Together with the Western coalition, Kurdish Peshmerga, Iraqi forces, and also Shiite militias are actively participating in the operation. Last week, an unprecedented agreement was adopted between the Kurdish autonomy and official Baghdad. Peshmerga coordinated joint actions with Iraqi forces, as reported by Field General S. Barzani. The Kurds have given the Iraqi military a corridor to the north of Mosul to effectively encircle the city. There is no such agreement with the Shiite militia, as Peshmerga is nervous over the Shiite militias which are advancing from the south and could make problems in the Kurdish areas.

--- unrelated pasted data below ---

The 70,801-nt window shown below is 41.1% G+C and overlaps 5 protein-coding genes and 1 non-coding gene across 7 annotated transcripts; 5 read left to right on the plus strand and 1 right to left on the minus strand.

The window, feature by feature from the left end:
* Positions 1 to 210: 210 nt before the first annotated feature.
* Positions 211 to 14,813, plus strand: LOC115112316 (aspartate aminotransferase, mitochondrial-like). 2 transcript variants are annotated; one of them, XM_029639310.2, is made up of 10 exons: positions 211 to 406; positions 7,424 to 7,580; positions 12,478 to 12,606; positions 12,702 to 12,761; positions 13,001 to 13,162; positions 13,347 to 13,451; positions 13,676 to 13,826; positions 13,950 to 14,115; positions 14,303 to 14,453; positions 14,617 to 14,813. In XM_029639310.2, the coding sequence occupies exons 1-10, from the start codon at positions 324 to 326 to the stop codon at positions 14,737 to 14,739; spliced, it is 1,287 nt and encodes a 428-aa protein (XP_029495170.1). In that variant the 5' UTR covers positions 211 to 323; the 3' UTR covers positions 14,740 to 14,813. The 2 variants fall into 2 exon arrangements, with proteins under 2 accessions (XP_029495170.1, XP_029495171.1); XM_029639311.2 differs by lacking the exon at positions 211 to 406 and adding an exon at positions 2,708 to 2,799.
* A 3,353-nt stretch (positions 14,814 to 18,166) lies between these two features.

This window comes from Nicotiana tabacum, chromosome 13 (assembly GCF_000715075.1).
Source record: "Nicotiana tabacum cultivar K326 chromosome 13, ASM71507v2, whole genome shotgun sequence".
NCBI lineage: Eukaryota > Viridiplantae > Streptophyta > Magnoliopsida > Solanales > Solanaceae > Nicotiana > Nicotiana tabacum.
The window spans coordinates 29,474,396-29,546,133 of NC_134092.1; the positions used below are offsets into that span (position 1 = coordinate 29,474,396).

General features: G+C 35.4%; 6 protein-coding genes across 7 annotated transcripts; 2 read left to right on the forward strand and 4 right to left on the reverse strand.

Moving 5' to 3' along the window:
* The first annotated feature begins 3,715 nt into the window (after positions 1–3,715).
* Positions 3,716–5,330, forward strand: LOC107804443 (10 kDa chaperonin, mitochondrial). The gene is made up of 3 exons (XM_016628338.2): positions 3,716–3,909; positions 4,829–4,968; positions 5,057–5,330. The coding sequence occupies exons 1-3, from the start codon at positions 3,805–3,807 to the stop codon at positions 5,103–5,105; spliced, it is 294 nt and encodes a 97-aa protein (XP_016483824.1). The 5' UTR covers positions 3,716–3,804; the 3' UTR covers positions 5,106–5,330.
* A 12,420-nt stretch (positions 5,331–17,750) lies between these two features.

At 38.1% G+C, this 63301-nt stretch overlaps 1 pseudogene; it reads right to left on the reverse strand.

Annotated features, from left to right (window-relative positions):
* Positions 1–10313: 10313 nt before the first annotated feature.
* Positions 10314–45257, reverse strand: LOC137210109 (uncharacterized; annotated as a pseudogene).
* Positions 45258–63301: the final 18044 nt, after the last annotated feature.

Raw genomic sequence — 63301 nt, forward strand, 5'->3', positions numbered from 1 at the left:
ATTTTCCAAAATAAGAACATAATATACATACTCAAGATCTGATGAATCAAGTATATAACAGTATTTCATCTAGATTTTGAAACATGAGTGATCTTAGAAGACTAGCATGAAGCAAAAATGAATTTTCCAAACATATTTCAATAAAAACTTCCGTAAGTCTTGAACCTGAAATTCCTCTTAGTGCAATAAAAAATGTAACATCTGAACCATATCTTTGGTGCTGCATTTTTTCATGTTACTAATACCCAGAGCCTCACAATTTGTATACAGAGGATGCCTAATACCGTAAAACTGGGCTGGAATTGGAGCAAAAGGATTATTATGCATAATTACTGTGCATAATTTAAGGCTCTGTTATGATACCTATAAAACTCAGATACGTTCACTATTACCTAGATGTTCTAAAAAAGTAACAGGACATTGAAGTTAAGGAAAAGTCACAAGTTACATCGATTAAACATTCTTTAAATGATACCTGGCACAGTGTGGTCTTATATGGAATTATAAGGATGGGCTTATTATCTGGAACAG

On Friday, October 21st, in trying to distract the main force of the assault on Mosul, ISIS terrorists attacked a power plant in Kirkuk and seized a hotel in the city. There was also an attempt to capture a school. Peshmerga, the local police, and Asayîş security forces tracked down a group of 70 people and destroyed the group’s active part. The ensuing firefight lasted until Sunday, October 23rd. The last terrorist blew himself up. Part of the terrorists, including the organizers of the attacks known as Abu Mustafa, Abu Mohamed, az Ezawi, Abu Ali, Abu Ghassan, Abu Yahya and several others, were arrested. Local Arabs were found to have helped terrorists during the attack. So-called “sleeping cells” were activated through which the terrorists managed to get into the city and carry out the attack.